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A Kenyan TV producer shares her thoughts on the business of showbiz

Alison Ngibuini got the kick to venture into business after her employer moved offices. After eight years working for some of Kenya’s leading advertising agencies, Ngibuini had acquired immense experience on how brands are created, positioned and sold to customers. She never thought about entrepreneurship until the company she was working for shifted offices from the city to an out-of-town location.

Alison Ngibuini

Alison Ngibuini

Ngibuini told How we made it in Africa that had she opted to keep her job, she would have had to wake up very early in the morning to beat Nairobi’s infamous traffic.

“That was my wake -up call. I told my boss: ‘I am quitting’. I had had enough. When you are employed you can’t make decisions for yourself; the boss moves, you have to move with him. The decision to move was not consultative, everybody was disgruntled but people chose to adjust. I refused to conform and adjust. It was time for me to step out.”

Ngibuini then started her own production company, Al Is On Production.

“I only had a computer, a pen and a mobile phone. I began working from home.”

Al Is On Production is involved in the production and creation of television dramas, documentaries, game shows, commercials and feature films. The firm is renowned in East Africa for having created award-winning shows which have aired across the region.

Starting out as an independent producer, Ngibuini learnt the ropes from production houses she had worked with in the past. One of her early mentors was Bharat Thakrar, founder and CEO of East Africa’s largest marketing services firm Scangroup, which is listed on the Nairobi Securities Exchange.

“Bharat was actually quite instrumental. He found a way of engineering things such that every still production job was done and organised by me. I had a shoot every day. He gave me one of my first commercials for Fanta,” said Ngibuini. “Whenever I meet Bharat I remind him that he started me off and I am following in his steps. I hope one day I can get a listing of my own business in the stock market.”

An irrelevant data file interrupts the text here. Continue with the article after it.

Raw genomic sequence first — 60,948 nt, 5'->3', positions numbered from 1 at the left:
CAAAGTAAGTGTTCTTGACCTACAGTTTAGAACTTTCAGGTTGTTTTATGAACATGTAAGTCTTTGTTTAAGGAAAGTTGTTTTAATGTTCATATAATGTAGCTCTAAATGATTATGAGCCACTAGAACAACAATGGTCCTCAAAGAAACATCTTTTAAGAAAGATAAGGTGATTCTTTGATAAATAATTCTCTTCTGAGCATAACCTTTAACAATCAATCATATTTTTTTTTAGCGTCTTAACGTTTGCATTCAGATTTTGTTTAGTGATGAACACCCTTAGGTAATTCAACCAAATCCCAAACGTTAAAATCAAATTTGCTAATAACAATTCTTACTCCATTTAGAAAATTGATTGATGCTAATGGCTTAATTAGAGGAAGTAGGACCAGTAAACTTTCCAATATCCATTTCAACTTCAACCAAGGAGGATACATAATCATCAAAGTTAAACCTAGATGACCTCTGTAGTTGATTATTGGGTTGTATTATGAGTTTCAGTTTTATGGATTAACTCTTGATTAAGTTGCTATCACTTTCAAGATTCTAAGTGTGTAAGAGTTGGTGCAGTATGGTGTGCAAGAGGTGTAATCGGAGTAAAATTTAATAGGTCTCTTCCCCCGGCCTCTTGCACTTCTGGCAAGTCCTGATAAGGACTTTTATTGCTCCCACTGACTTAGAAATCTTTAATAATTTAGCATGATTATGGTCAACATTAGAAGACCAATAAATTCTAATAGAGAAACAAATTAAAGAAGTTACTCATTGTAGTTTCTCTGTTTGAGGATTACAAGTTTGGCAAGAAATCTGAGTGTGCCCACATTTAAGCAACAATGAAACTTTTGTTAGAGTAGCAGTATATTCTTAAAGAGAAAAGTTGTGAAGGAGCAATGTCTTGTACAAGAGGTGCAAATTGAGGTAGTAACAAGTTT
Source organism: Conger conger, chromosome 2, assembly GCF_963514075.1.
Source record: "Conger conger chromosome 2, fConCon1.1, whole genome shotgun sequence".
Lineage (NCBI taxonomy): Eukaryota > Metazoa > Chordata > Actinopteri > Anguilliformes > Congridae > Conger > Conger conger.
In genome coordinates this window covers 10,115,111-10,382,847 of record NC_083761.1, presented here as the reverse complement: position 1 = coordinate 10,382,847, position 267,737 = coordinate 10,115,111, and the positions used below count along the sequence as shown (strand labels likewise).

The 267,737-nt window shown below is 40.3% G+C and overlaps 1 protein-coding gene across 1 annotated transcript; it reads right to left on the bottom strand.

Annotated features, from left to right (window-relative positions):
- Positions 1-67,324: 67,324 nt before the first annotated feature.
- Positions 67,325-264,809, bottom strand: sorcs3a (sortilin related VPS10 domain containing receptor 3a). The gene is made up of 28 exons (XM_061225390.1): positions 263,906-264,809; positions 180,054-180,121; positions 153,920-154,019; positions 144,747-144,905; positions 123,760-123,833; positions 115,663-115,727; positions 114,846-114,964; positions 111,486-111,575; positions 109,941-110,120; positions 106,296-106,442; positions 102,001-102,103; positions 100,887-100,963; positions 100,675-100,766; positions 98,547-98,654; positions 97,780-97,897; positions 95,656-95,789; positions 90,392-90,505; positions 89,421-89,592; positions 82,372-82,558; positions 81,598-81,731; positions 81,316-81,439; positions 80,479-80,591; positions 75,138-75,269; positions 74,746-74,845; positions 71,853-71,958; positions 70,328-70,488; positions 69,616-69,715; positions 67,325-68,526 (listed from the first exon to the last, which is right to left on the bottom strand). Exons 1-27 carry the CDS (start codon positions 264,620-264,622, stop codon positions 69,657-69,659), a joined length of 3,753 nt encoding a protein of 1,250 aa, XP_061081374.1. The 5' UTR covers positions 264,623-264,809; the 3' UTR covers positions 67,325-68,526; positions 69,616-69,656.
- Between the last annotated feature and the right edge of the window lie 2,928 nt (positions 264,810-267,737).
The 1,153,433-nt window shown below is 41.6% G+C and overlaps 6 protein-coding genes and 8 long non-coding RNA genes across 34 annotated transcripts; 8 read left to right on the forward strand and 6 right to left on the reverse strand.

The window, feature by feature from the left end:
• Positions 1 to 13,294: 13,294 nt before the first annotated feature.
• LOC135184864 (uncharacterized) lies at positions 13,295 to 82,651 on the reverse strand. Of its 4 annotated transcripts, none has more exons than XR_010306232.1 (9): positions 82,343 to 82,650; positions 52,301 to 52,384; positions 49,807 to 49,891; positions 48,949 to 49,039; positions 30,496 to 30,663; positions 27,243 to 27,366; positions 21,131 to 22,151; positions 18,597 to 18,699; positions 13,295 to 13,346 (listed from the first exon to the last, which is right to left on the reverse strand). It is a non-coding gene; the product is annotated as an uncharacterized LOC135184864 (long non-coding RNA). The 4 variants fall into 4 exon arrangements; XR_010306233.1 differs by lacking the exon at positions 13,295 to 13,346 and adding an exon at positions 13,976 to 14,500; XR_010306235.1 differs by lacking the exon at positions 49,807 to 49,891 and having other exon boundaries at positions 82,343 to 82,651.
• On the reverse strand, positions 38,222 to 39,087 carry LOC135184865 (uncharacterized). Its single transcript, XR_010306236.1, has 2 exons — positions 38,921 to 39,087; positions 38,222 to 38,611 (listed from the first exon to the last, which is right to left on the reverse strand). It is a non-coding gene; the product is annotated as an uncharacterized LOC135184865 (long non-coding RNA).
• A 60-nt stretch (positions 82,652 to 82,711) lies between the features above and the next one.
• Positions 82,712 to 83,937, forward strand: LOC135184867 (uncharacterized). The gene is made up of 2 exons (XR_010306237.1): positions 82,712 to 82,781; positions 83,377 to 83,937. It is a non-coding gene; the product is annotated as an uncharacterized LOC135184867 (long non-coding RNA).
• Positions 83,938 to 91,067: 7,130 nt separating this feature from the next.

Ngibuini’s initial struggle was to fight control of the industry by European-owned companies.

“Most of the creative directors were European so they gave the work to other Europeans. For us guys, being black, starting off in the industry was a bit tougher but you make your mark and build relationships,” she said.

As business picked up, Ngibuini hired an accountant and a secretary. Her team has since expanded to 17 full-time staff. During production, the company hires between 70 -100 people.

Over the years, Ngibuini, who has been recognised twice as one of Kenya’s ‘Top 40 Under 40’ successful career women, has expanded her business portfolio to combat the effects of increasing competition in the industry. In 2005, after years of focusing on commercials, Al Is On Production ventured into TV production.

Diversified business

“I realised I needed to diversify my business. I couldn’t just sit and chase for the same amount of work as everybody else. I went to the UK and I saw this show called University Challenge,” said Ngibuini. “One day I got connected with the people who make the show and they were actually looking at Africa as a prospective place to do the show. We got into a partnership and it was fantastic. I got a chance to make a fully fledged game show. That was my first step into television.”

The Zain Africa Challenge aired in Kenya, Uganda, Tanzania, Rwanda, Zambia, Malawi, Nigeria, Ghana, and Sierra Leone for five years.

After the university challenge, Al Is On Production began creating public education and awareness campaigns. A Kenyan production titled Siri addressed issues around HIV and AIDS. Soap operas Mali and Shuga have been screened in several countries outside Kenya.

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  • Yori B


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